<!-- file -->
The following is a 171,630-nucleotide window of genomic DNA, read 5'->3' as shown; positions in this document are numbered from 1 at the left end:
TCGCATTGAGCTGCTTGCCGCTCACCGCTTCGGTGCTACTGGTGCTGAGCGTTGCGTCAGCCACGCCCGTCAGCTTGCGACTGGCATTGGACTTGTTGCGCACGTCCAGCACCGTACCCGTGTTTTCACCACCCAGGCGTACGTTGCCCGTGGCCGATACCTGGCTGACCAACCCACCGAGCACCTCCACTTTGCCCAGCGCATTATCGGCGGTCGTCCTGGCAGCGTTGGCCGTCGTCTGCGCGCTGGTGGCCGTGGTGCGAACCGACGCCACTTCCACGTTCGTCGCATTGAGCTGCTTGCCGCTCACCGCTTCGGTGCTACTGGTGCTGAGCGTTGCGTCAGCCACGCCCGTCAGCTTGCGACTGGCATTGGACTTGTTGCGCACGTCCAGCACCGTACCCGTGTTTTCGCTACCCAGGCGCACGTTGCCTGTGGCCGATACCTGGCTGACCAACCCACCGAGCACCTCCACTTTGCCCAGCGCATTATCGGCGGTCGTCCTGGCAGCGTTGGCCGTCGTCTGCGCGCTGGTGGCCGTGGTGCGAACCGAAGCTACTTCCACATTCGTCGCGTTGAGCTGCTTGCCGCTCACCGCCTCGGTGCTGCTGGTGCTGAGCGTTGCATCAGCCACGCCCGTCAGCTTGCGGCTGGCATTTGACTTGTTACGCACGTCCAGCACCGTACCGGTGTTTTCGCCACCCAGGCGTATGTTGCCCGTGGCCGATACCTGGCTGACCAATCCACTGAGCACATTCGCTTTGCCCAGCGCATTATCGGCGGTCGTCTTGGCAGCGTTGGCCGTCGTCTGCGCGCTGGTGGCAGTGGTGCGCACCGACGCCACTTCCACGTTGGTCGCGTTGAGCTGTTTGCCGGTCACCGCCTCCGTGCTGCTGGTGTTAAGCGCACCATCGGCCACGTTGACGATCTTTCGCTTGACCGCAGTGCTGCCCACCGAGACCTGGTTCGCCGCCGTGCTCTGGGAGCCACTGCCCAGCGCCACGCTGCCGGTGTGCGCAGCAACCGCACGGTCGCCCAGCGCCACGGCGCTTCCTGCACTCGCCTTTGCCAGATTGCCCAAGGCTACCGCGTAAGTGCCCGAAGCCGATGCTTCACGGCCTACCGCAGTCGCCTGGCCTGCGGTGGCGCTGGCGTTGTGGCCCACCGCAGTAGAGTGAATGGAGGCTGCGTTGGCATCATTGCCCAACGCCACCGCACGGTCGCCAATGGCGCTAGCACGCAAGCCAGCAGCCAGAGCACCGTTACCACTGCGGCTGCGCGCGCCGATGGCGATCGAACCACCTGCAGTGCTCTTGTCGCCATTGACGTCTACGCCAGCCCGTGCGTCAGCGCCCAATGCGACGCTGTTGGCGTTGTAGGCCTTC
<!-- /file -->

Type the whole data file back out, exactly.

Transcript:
The following is a 171,630-nucleotide window of genomic DNA, read 5'->3' as shown; positions in this document are numbered from 1 at the left end:
TCGCATTGAGCTGCTTGCCGCTCACCGCTTCGGTGCTACTGGTGCTGAGCGTTGCGTCAGCCACGCCCGTCAGCTTGCGACTGGCATTGGACTTGTTGCGCACGTCCAGCACCGTACCCGTGTTTTCACCACCCAGGCGTACGTTGCCCGTGGCCGATACCTGGCTGACCAACCCACCGAGCACCTCCACTTTGCCCAGCGCATTATCGGCGGTCGTCCTGGCAGCGTTGGCCGTCGTCTGCGCGCTGGTGGCCGTGGTGCGAACCGACGCCACTTCCACGTTCGTCGCATTGAGCTGCTTGCCGCTCACCGCTTCGGTGCTACTGGTGCTGAGCGTTGCGTCAGCCACGCCCGTCAGCTTGCGACTGGCATTGGACTTGTTGCGCACGTCCAGCACCGTACCCGTGTTTTCGCTACCCAGGCGCACGTTGCCTGTGGCCGATACCTGGCTGACCAACCCACCGAGCACCTCCACTTTGCCCAGCGCATTATCGGCGGTCGTCCTGGCAGCGTTGGCCGTCGTCTGCGCGCTGGTGGCCGTGGTGCGAACCGAAGCTACTTCCACATTCGTCGCGTTGAGCTGCTTGCCGCTCACCGCCTCGGTGCTGCTGGTGCTGAGCGTTGCATCAGCCACGCCCGTCAGCTTGCGGCTGGCATTTGACTTGTTACGCACGTCCAGCACCGTACCGGTGTTTTCGCCACCCAGGCGTATGTTGCCCGTGGCCGATACCTGGCTGACCAATCCACTGAGCACATTCGCTTTGCCCAGCGCATTATCGGCGGTCGTCTTGGCAGCGTTGGCCGTCGTCTGCGCGCTGGTGGCAGTGGTGCGCACCGACGCCACTTCCACGTTGGTCGCGTTGAGCTGTTTGCCGGTCACCGCCTCCGTGCTGCTGGTGTTAAGCGCACCATCGGCCACGTTGACGATCTTTCGCTTGACCGCAGTGCTGCCCACCGAGACCTGGTTCGCCGCCGTGCTCTGGGAGCCACTGCCCAGCGCCACGCTGCCGGTGTGCGCAGCAACCGCACGGTCGCCCAGCGCCACGGCGCTTCCTGCACTCGCCTTTGCCAGATTGCCCAAGGCTACCGCGTAAGTGCCCGAAGCCGATGCTTCACGGCCTACCGCAGTCGCCTGGCCTGCGGTGGCGCTGGCGTTGTGGCCCACCGCAGTAGAGTGAATGGAGGCTGCGTTGGCATCATTGCCCAACGCCACCGCACGGTCGCCAATGGCGCTAGCACGCAAGCCAGCAGCCAGAGCACCGTTACCACTGCGGCTGCGCGCGCCGATGGCGATCGAACCACCTGCAGTGCTCTTGTCGCCATTGACGTCTACGCCAGCCCGTGCGTCAGCGCCCAATGCGACGCTGTTGGCGTTGTAGGCCTTC